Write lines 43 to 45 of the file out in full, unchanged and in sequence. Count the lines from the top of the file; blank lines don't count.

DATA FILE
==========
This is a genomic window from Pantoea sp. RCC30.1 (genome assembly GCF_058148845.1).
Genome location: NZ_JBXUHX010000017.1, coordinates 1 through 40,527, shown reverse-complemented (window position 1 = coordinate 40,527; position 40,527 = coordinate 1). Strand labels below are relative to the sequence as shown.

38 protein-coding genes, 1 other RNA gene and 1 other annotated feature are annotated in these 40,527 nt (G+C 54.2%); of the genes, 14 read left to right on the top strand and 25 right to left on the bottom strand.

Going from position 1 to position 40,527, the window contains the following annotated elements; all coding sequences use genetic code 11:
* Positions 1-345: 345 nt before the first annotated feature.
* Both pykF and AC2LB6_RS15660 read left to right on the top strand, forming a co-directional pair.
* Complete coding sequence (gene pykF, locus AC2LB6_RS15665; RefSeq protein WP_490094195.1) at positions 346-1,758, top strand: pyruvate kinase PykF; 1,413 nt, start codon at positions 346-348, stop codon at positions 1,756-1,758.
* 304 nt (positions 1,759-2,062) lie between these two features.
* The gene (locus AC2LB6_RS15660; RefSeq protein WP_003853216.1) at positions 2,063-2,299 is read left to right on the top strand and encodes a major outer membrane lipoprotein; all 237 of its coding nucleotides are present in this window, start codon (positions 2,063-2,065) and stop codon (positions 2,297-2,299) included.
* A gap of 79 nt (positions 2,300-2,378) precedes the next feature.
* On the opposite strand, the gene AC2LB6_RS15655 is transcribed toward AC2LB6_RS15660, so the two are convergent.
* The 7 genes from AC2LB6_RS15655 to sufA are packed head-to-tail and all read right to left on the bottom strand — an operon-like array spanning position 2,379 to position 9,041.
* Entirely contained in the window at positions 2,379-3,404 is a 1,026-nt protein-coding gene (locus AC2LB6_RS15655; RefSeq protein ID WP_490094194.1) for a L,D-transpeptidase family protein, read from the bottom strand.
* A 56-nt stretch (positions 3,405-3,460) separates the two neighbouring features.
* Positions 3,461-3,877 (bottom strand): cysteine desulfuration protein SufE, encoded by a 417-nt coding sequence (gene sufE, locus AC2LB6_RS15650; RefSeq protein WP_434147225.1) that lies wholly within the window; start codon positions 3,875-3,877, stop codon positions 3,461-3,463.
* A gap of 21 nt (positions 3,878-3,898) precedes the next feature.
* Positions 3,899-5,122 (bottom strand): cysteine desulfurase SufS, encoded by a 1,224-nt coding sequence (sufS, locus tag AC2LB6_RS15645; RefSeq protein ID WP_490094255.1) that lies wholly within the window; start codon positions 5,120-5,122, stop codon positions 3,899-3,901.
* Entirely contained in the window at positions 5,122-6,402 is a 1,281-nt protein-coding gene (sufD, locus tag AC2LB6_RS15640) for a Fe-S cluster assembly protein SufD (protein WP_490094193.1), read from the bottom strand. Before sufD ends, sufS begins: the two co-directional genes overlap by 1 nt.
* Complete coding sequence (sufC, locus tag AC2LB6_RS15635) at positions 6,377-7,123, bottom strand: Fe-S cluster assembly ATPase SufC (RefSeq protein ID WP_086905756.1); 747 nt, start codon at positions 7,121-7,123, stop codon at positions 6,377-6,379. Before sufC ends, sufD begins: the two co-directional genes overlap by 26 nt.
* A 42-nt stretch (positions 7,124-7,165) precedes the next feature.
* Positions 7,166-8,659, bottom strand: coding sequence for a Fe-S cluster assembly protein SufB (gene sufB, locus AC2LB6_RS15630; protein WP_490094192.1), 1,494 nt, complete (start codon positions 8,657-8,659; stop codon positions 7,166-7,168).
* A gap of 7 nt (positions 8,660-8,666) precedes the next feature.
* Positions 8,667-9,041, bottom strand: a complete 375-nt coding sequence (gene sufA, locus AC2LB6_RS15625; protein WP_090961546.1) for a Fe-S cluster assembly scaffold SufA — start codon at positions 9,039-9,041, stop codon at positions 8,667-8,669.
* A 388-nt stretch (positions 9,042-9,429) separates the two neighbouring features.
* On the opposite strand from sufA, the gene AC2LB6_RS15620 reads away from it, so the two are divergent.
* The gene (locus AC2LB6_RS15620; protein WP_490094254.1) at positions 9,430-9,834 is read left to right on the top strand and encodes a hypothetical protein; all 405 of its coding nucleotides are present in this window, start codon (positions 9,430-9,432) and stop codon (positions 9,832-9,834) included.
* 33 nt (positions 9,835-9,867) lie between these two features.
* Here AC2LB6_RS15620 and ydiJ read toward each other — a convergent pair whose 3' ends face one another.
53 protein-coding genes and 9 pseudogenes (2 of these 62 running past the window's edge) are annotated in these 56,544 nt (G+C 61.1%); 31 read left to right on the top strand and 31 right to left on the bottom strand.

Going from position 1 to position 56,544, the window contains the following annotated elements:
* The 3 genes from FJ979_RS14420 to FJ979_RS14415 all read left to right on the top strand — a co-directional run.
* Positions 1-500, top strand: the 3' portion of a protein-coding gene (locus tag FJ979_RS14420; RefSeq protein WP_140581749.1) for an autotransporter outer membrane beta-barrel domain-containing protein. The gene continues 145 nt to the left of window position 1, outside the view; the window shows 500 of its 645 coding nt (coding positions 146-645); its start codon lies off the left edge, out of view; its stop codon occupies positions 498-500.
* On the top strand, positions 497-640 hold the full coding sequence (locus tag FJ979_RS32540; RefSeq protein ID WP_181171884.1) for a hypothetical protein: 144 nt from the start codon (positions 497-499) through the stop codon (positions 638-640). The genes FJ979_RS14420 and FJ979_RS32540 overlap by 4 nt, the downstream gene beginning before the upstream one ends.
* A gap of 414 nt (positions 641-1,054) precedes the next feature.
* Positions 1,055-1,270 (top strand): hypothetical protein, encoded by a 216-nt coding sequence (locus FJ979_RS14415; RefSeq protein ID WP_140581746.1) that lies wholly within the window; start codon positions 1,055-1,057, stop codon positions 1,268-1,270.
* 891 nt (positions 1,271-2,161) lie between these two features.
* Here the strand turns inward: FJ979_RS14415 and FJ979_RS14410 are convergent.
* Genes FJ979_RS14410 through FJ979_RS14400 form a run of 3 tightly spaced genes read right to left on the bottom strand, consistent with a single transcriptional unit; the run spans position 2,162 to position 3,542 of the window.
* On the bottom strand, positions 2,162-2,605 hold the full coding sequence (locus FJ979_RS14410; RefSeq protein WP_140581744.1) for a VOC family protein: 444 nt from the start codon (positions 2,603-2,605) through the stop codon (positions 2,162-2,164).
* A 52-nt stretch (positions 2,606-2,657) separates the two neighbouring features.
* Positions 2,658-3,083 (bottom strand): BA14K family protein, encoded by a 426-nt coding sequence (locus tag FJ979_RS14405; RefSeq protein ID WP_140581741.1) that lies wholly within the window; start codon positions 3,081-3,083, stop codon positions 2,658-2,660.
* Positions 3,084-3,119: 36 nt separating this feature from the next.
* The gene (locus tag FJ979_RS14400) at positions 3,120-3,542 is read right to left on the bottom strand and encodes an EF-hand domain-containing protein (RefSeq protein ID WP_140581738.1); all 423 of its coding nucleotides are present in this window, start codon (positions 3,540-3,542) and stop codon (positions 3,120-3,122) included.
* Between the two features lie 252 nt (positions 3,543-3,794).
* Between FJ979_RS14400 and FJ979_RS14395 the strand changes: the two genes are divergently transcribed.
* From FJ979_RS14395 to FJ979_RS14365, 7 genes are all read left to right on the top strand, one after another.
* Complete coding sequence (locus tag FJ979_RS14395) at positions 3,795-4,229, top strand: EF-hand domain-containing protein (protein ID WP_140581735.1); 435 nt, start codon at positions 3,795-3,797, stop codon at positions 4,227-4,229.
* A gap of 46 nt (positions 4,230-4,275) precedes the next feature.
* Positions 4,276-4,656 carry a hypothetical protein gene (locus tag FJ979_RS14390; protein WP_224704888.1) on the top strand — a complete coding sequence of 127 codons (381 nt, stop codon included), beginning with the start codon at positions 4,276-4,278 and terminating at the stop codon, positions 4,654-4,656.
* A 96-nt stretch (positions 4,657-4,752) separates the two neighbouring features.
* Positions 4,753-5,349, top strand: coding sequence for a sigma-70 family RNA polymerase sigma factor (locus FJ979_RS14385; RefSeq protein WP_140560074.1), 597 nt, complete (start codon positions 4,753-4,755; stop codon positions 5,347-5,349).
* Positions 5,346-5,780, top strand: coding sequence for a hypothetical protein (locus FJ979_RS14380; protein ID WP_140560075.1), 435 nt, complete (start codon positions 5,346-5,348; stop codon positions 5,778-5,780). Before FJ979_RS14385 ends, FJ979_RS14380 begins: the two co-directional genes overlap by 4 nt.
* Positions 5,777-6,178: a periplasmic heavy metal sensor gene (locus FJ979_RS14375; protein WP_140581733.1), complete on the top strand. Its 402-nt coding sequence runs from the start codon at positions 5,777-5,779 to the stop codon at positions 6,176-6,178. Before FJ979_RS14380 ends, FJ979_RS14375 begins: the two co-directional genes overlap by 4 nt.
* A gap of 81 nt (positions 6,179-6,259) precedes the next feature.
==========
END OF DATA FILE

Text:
* The gene (locus tag FJ979_RS14400) at positions 3,120-3,542 is read right to left on the bottom strand and encodes an EF-hand domain-containing protein (RefSeq protein ID WP_140581738.1); all 423 of its coding nucleotides are present in this window, start codon (positions 3,540-3,542) and stop codon (positions 3,120-3,122) included.
* Between the two features lie 252 nt (positions 3,543-3,794).
* Between FJ979_RS14400 and FJ979_RS14395 the strand changes: the two genes are divergently transcribed.